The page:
NCPA - National Center for Policy Analysis

Medicare Bills Rise as Records Turn Electronic

September 28, 2012

When the federal government began providing billions of dollars in incentives to push hospitals and physicians to use electronic medical and billing records, the goal was not only to improve efficiency and patient safety, but also to reduce health care costs. In reality, the move to electronic health records may be contributing to billions of dollars in higher costs for Medicare, private insurers and patients by making it easier for hospitals and physicians to bill more for their services, whether or not they provide additional care, says the New York Times.

  • Hospitals received $1 billion more in Medicare reimbursements in 2010 than they did five years earlier, at least in part by changing the billing codes they assign to patients in emergency rooms, according to a New York Times analysis of Medicare data from the American Hospital Directory.
  • Regulators say physicians have changed the way they bill for office visits similarly, increasing their payments by billions of dollars as well.
  • The most aggressive billing -- by just 1,700 of the more than 440,000 doctors in the country -- cost Medicare as much as $100 million in 2010 alone, federal regulators said in a recent report, noting that the largest share of those doctors specialized in family practice, internal medicine and emergency care.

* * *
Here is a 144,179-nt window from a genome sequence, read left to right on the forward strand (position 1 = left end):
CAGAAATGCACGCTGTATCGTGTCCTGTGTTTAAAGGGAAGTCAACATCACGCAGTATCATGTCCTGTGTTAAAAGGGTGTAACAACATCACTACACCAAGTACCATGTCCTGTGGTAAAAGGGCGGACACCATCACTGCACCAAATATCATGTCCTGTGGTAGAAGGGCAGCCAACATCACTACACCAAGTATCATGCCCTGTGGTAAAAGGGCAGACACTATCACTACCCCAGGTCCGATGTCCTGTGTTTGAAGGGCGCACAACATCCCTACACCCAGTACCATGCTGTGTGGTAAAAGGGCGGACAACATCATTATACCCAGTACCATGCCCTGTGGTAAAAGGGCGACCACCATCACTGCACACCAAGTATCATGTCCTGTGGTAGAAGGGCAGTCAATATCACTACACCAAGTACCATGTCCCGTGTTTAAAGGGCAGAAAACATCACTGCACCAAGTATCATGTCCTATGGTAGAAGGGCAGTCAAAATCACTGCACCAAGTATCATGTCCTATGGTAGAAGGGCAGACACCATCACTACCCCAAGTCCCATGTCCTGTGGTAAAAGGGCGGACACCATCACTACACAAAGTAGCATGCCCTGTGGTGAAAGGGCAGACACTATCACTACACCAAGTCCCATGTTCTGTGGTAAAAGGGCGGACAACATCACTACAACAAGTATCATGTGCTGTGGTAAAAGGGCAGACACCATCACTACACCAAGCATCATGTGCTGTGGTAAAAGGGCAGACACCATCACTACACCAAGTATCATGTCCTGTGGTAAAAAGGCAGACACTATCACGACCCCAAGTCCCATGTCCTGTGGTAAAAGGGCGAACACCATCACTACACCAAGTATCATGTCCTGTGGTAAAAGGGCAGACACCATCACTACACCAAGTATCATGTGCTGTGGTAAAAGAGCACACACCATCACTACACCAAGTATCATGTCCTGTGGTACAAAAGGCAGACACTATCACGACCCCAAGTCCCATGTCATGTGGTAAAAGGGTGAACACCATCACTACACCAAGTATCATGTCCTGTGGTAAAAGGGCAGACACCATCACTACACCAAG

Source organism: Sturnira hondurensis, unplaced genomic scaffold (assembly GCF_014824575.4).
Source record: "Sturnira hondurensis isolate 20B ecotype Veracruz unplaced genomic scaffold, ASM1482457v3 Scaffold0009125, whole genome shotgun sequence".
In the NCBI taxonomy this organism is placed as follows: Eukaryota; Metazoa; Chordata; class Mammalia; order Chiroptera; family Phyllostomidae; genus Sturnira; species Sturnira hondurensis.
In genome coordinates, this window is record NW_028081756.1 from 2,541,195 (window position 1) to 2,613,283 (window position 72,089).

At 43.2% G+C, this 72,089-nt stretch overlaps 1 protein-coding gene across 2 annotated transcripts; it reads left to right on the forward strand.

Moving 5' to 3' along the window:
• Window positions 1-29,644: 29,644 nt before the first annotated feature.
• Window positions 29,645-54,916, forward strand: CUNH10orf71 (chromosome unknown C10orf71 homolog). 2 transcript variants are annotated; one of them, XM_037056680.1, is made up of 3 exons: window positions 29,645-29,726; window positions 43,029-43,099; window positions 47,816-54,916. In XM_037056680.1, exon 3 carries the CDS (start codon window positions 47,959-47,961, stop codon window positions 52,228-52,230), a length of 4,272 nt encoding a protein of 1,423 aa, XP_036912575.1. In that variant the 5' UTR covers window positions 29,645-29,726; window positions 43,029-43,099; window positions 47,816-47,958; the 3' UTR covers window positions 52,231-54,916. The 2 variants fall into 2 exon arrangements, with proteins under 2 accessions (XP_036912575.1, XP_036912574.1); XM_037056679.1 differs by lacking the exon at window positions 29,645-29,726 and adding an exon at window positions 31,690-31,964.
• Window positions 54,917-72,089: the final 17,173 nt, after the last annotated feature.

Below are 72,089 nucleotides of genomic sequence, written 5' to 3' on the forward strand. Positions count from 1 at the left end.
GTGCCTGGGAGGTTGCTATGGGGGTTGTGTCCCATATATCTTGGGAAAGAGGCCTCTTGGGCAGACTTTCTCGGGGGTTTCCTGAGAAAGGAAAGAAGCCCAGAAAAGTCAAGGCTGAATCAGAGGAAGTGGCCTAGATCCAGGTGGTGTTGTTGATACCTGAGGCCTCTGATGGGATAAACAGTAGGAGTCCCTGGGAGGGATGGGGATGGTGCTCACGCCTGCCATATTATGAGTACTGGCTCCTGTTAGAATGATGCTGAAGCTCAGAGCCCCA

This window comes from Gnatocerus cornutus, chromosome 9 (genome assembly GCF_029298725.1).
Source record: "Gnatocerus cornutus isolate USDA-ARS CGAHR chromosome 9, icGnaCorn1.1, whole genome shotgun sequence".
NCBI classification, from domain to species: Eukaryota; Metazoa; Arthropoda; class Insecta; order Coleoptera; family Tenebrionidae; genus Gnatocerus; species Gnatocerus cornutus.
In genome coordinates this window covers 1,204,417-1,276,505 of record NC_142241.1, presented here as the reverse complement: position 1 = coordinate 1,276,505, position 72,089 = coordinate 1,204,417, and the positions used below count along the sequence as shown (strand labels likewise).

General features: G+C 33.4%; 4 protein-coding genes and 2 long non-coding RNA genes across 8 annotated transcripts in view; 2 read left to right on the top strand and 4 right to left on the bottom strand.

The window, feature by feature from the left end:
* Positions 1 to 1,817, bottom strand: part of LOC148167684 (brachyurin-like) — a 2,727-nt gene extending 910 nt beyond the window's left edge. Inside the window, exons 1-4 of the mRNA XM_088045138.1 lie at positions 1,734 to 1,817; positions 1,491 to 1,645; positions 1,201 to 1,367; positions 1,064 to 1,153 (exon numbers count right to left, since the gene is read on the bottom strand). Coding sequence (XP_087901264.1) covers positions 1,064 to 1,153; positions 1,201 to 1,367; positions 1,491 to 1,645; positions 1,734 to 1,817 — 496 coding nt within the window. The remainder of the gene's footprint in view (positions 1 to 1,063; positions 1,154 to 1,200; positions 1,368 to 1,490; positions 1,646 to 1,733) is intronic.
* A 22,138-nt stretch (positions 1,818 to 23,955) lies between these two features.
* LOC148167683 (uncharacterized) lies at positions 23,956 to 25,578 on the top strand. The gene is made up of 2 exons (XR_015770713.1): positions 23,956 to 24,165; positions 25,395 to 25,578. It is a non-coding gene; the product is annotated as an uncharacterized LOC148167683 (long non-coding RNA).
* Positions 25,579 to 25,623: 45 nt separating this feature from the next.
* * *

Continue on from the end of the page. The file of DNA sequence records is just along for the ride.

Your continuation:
• Overall, hospitals that received government incentives to adopt electronic records showed a 47 percent rise in Medicare payments at higher levels from 2006 to 2010, the latest year for which data are available, compared with a 32 percent rise in hospitals that have not received any government incentives, according to the analysis by The Times.

Some experts blame a substantial share of the higher payments on the increasingly widespread use of electronic health record systems. Some of these programs can automatically generate detailed patient histories, or allow doctors to cut and paste the same examination findings for multiple patients -- a practice called cloning -- with the click of a button or the swipe of a finger on an iPad, making it appear that the physicians conducted more thorough exams than, perhaps, they did.

Both the Bush and Obama administrations have encouraged electronic records, arguing that they help doctors track patient care. But some critics say an unintended consequence is the ease with which doctors and hospitals can upcode -- industry parlance for seeking a higher rate of reimbursement than is justified.

Source: Reed Abelson, Julie Creswell and Griff Palmer, "Medicare Bills Rise as Records Turn Electronic," New York Times, September 21, 2012.


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